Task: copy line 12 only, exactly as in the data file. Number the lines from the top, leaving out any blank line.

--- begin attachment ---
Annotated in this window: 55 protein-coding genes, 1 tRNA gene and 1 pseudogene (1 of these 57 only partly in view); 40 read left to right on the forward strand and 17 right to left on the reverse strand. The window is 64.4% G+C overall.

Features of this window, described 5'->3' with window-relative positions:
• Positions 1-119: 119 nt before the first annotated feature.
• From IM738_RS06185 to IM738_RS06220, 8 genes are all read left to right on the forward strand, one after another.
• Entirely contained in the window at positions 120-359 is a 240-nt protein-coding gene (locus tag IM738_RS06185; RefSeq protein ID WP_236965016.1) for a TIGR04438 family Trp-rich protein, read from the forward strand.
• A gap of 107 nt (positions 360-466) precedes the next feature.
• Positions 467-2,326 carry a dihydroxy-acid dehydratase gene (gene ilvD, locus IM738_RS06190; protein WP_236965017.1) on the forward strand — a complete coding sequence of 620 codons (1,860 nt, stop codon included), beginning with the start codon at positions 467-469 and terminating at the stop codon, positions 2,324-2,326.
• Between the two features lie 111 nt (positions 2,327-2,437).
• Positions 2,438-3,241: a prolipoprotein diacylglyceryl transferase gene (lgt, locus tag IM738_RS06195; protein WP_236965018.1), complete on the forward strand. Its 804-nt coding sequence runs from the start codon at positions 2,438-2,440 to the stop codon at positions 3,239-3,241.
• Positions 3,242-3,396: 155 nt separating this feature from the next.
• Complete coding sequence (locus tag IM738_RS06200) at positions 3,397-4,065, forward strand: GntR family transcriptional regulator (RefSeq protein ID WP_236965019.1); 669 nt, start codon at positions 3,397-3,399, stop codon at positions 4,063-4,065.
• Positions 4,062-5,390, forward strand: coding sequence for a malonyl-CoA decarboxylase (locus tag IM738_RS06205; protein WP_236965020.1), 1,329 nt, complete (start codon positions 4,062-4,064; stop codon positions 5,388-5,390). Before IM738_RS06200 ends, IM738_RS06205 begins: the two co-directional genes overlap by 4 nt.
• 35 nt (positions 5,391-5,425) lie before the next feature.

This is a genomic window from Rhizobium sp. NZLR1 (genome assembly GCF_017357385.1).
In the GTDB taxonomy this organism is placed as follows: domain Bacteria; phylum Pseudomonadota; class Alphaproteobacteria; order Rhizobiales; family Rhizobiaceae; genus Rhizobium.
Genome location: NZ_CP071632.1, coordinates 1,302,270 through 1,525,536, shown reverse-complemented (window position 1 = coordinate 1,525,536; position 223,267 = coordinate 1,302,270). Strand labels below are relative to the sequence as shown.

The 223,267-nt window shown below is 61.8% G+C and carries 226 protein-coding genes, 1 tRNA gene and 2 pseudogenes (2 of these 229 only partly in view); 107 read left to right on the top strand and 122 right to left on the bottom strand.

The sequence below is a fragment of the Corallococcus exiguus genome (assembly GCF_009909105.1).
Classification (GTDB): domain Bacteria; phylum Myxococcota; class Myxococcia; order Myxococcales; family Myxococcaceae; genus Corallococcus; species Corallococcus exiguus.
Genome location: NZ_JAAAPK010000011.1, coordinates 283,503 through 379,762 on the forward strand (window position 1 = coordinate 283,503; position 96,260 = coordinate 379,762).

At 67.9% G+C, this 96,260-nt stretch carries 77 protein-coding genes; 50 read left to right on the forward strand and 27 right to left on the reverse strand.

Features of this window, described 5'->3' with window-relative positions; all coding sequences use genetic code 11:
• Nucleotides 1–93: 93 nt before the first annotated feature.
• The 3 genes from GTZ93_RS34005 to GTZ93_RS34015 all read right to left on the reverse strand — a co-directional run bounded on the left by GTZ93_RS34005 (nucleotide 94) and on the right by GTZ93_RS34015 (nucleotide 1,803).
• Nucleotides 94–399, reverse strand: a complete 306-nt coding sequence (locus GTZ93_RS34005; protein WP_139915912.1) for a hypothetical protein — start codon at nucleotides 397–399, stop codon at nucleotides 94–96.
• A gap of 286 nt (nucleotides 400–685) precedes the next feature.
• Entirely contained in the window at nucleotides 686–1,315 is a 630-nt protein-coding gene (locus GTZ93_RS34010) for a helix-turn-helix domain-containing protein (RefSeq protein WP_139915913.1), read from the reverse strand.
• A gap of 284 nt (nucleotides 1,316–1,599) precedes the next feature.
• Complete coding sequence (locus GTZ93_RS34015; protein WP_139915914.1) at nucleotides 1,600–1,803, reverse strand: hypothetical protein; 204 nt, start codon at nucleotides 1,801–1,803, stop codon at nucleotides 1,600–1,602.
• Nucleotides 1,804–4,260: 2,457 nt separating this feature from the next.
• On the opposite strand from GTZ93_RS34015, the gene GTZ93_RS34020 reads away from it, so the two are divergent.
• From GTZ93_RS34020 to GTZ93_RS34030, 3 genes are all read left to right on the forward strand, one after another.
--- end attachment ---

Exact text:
• Positions 4,062-5,390, forward strand: coding sequence for a malonyl-CoA decarboxylase (locus tag IM738_RS06205; protein WP_236965020.1), 1,329 nt, complete (start codon positions 4,062-4,064; stop codon positions 5,388-5,390). Before IM738_RS06200 ends, IM738_RS06205 begins: the two co-directional genes overlap by 4 nt.